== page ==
The Civil War had spread to the West to a considerable degree by 1865, both the Confederacy and the Union Army having sent men to the West in search of horses. Captain B. F. Sprague, Company I of the 1st Oregon Infantry, had been detailed to build a road from Fort Klamath to Jacksonville. He sent F. M. Smith and John Corbell to hunt game in the area because the fresh meat supply of the Company was getting low. While on this hunting trip, these two men came upon the Lake. They returned and told of their discovery. This news was passed on and so excited several members of the Company that they decided to visit the Lake at their earliest convenience.
Meanwhile, the Snake Indians in the Steens Mountain area had one of their frequent uprisings. Captain Sprague and five volunteers headed for the troubled territory and decided to visit the mysterious lake on their return. Captain Sprague suggested that the group descend to the water’s edge and a friendly race soon developed, Orson Stearns being the victor. Since Stearns was the first to reach the water, he was given the honor of naming the lake. With appropriate ceremonies it was called “Lake Majesty”.
In the course of the next four years, reports reached many scattered towns and settlements concerning this large sunken lake and the lonely island cinder cone on which the foot of man had never trod. Our early western settlers had a spirit of adventure found only in an energetic and colonizing group. These reports excited John Sutton, and in 1869 he organized a party with the specific purpose of visiting the Lake, Carrying a knocked down boat which they assembled at the shore of the Lake, they rowed over to, named and explored Wizard Island. The Sutton party wrote an account of their trip, placed it in a tin can and left it in the rocks of the island’s crater. After exploring the island they decided to sound the Lake. They made several soundings, but soon decided their craft was too frail for such a job. From those taken, however, they estimated the lake to be 2,000 feet deep and later official soundings indicated they were very nearly correct.
John Sutton’s patty christened the blue waters “Crater Lake” and also took the first photograph of the lake. In 1872, Crater Lake was visited by the Applegate party, which included Leslie M. Scott, Lord Maxwell of Scotland and Dr. Munson. Applegate Peak and Munson Point were named by this party.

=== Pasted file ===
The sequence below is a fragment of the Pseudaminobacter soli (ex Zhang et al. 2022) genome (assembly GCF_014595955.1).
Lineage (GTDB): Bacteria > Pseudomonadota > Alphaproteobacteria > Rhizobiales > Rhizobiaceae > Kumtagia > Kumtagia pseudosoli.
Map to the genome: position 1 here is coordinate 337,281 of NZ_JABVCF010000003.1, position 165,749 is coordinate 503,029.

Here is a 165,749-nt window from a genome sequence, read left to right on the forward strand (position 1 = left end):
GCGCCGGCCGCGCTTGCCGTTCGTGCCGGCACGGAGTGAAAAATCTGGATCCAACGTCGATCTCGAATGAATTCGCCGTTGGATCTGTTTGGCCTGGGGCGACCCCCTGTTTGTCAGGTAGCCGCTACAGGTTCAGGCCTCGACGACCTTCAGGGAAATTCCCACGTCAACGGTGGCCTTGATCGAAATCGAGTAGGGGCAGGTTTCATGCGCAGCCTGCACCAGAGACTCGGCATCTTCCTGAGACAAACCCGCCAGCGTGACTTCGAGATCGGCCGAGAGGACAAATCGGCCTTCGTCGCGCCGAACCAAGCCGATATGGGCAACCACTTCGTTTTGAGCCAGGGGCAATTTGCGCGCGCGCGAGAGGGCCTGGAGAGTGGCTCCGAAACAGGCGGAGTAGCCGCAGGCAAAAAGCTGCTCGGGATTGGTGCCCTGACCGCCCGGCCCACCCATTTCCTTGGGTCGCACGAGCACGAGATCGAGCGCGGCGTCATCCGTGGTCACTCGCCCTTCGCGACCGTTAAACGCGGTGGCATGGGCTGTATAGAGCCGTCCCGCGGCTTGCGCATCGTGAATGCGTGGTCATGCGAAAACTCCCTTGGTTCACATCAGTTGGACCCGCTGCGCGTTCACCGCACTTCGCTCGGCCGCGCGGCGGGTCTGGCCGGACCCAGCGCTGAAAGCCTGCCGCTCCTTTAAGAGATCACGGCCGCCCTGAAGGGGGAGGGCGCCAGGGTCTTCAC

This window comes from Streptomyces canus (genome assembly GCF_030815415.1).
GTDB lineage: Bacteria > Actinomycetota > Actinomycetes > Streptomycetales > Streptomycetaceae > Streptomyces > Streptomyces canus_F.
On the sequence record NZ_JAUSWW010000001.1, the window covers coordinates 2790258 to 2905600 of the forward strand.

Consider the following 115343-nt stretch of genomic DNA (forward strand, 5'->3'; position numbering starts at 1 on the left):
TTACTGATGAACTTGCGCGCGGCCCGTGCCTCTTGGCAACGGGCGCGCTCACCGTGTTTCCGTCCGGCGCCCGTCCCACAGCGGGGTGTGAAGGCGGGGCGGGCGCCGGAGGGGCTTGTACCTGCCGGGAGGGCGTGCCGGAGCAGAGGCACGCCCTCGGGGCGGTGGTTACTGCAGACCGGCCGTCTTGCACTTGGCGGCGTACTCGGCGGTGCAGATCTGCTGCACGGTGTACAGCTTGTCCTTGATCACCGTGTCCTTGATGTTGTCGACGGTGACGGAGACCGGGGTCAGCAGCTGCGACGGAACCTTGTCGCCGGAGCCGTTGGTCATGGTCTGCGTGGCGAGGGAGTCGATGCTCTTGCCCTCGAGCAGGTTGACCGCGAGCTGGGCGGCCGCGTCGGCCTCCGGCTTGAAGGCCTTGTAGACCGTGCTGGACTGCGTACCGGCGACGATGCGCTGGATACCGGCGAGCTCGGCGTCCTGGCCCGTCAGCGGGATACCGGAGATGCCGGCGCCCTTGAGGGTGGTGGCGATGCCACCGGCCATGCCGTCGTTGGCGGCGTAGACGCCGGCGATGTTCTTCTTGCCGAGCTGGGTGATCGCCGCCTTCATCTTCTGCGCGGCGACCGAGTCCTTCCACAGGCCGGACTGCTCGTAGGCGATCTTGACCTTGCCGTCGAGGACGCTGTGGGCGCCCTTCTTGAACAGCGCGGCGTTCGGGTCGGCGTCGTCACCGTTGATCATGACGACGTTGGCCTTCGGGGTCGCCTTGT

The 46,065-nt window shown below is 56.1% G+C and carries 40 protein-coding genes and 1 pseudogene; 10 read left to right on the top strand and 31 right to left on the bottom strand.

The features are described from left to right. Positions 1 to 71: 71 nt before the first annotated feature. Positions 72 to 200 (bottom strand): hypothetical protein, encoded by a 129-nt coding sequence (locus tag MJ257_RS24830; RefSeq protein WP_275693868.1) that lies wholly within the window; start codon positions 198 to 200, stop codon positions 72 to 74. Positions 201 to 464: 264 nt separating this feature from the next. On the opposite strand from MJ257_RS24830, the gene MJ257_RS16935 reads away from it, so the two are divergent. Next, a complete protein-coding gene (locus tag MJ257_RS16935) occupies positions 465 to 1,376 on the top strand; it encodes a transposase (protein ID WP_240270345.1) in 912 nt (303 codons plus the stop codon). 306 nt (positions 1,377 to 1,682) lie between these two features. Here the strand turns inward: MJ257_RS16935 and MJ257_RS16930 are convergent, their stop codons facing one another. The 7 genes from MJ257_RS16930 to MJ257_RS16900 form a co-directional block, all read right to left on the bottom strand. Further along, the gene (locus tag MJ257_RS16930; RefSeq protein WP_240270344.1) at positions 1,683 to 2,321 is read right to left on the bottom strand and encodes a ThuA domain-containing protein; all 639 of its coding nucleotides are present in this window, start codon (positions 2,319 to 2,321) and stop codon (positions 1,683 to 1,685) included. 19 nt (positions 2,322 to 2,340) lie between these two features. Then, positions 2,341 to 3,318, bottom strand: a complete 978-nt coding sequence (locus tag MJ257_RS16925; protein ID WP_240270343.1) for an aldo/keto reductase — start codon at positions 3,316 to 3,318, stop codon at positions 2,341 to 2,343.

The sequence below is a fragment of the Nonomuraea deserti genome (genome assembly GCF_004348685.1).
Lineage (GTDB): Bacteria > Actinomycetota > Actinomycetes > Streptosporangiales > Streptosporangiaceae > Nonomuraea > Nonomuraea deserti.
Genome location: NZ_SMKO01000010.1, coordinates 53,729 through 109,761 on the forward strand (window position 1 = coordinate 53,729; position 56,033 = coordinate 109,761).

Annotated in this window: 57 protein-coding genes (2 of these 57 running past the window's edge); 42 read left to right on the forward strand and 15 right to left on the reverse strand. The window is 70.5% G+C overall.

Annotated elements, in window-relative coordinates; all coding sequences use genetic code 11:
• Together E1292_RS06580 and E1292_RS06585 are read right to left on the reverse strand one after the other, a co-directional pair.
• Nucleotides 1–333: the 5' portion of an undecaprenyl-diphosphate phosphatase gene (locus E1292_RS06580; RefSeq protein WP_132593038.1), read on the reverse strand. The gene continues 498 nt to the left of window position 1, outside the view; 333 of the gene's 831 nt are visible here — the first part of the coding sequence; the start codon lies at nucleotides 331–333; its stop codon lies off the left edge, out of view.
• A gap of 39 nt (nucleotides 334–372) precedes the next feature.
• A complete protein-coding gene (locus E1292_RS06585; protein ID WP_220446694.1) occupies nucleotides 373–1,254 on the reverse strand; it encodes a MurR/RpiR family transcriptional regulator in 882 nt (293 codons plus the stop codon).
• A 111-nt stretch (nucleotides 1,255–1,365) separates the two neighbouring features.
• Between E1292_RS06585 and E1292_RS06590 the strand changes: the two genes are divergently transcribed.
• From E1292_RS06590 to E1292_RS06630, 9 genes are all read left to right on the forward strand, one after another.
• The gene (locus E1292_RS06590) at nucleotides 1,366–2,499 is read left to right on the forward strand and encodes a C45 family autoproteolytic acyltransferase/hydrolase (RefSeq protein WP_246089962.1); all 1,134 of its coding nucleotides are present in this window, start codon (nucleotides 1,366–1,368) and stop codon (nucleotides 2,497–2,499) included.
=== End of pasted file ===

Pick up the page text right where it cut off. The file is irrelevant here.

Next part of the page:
Hillman, Nye, Sprague and Sutton are names important in the discovery of Crater Lake, but the development of this area was to rely on a man of steel convictions, William Gladstone Steel, later to become known as the “Father of Crater Lake National Park”. His association with Crater Lake began as a boy in his teens. Will carried his lunch in a newspaper rather than a dinner pail because he did not like carrying a cumbersome pail five miles home from school each day. One noon, forced inside by inclement weather, Will Steel was reading various articles in a newspaper wrapped about his lunch when his attention focused on an article of a mysterious lake in a crater somewhere in Oregon. Will Steel read the article over several times and while walking home to the ranch in Kansas the curiosity and desire to visit this mysterious lake increased with each step. Once home, he talked about that lake continuously and eventually resolved to see it.
He never forgot this boyhood vow and when, at the age of eighteen, his family moved to Portland, young Will Steel immediately started a search for information about the lake. It was not until four years later that the information necessary for a visit to the lake was found. William Steel was employed at a local publishing firm when C. E. Watson stopped in the office to visit a friend and told of his visit to the lake. Of course, Will Steel obtained all information possible. He learned of two ministers planning a visit to the lake and asked to join the group.
In 1885 Will Steel finally saw the watery gem of the Cascades, the rim and the Lake, a place he was to know so well that it was to become a major part of his life. Humbled and inspired by the heavenly blue color of the lake, he soon conceived the idea of preserving this area for all the people, for all time. A national park there was the dream of William Gladstone Steel.
“What was necessary to develop this area into a national park?” he asked himself. Most important at this early date was the publication of its beauty, to announce its grandeur and then to establish its location. Closely connected with these steps were the publication and improvement of the routes of accessibility. To those few who had visited the area, the beauty and the glory of nature’s handiwork were as impressed on their thinking as the effects of the master architect, erosion, or the results of glacier and volcanic action evident everywhere in the vicinity of the lake. William contacted these people and asked them to contribute articles to various organizations concerning these wondrous sights and, more important, information establishing the definite location of available routes to the lake.